Chapter XXXV. The Widow Canby's Money

I am sure my readers will well understand why my thoughts were busy as the train rolled on its way to Newville. I could hardly realize that I held the proofs of my father's innocence in my possession; and I was strongly tempted several times to ask my kind Western friend to pinch me to make sure that I was really awake, and was not merely dreaming my good fortune.

Mr. Harrison probably guessed what was passing in my mind, for he placed a kindly hand upon my shoulder, and said, with a smile:--

"Does it seem almost too good to be true?"

"That's just it," I returned. "The events of the past week have so crowded on each other that I'm in a perfect whirl."

"You will have a little more excitement before it is over."

"I suppose so. But now that I know it is all right I shall not mind it. I wonder if I couldn't send my father the good news by telegraph?"

"You can easily enough. But don't you think you had better wait until all is settled? You might raise false hopes."

"No fear; Aaron Woodward is guilty beyond a doubt. But I will wait if you think best."

It was not long before the train rolled into Newville. On alighting Mr. Harrison insisted on hiring a cab, and in this we bowled swiftly on our way to Darbyville. As we passed out of the city and up on the country road I wondered how matters had progressed during my absence. Had the merchant returned home?

At Darbyville a crowd of men gazed at us with curious eyes. Among them was Parsons the constable and others who knew me.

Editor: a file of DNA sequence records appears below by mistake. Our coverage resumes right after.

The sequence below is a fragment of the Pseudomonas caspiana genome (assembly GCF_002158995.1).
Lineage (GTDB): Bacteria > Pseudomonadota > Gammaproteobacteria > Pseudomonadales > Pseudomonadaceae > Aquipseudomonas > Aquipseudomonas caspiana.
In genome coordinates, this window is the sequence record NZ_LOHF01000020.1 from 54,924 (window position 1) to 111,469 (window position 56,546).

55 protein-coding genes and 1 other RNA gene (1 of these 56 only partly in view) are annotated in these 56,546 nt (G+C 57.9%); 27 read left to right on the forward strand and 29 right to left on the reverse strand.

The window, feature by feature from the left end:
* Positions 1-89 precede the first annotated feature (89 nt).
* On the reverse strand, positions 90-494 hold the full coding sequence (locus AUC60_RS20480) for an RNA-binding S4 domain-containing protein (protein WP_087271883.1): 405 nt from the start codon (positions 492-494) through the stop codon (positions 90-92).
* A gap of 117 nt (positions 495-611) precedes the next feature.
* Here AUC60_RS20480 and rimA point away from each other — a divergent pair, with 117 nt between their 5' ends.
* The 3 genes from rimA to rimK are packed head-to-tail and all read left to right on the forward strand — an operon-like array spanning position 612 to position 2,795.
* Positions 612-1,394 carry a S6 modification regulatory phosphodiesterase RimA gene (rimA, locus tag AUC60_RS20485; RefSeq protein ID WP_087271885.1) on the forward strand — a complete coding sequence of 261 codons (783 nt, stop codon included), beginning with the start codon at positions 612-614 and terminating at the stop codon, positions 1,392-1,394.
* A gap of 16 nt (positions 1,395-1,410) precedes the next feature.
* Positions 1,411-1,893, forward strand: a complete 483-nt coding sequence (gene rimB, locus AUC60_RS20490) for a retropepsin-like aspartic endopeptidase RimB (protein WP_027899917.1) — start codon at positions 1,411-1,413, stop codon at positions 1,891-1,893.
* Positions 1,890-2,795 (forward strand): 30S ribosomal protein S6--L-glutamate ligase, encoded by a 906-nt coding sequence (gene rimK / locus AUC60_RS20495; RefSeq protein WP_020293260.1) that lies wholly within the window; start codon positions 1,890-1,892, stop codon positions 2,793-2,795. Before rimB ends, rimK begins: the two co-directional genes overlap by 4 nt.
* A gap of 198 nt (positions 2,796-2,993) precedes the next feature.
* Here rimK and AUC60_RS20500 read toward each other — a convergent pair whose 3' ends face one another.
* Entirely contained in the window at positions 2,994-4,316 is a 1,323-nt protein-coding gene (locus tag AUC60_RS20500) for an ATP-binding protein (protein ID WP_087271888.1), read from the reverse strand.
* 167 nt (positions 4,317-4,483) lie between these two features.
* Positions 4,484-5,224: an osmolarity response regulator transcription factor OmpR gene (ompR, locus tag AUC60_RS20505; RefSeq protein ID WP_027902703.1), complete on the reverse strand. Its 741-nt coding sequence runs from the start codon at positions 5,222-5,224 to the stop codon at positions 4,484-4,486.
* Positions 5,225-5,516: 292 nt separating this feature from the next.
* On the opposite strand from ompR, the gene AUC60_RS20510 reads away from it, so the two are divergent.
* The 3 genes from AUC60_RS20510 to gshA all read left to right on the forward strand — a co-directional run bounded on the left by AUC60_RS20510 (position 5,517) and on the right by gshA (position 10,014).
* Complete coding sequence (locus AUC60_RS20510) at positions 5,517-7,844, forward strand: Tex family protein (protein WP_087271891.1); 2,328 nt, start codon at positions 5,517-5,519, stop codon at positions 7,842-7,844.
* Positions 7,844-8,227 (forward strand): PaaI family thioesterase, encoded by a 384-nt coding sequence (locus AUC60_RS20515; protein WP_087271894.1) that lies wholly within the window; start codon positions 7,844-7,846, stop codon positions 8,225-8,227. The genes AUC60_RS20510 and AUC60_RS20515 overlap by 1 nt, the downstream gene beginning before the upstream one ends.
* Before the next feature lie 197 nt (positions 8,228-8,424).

"Hello, you back again?" shouted Parsons.

"Yes, indeed," I replied. "I suppose you didn't expect me so soon?"

"I'll allow as how I didn't expect you at all," he returned, with a grin.

"Well, you were mistaken. I'm back, and back to stay," said I.

My heart beat high as we turned into the side road that led to the Widow Canby's house. I strained my eyes to catch sight of the first one who might appear. It was my Uncle Enos. He was doing a bit of mending on the front fence. As soon as he saw me he threw down his hammer, and ran toward us.

"Well, well, Roger, struck port again, have you? Glad you're back."

And he shook my right hand hard.

"My friend, Mr. Harrison, from Chicago," said I. "This is my uncle, Captain Enos Moss."

They had hardly finished hand-shaking, when Kate and the Widow Canby came out of the house.

"Oh, Roger, I'm so glad you're back!" cried Kate. And then she looked earnestly into my eyes. "Did you-- did, you--"

"Yes, Kate, I've succeeded. Father's innocence can be proven."

"Oh, thank God!" cried my sister, and the tears of joy started from her eyes. I felt like crying, too, and soon, somehow, there was hardly a dry eye in the group.

"You must have had a hard time of it," sail the Widow Canby.

"My kind friend here helped me a good deal," I said.

Mr. Harrison was introduced to the others, and soon we were seated, on the piazza, and I was relating my experiences.

The interest of my listeners grew as I went on. They could hardly believe it possible that Mr. Aaron Woodward, with all his outward show of gentlemanliness, was such a thoroughly bad man. When I came to speak of John Stumpy, alias Ferguson, Kate burst out:--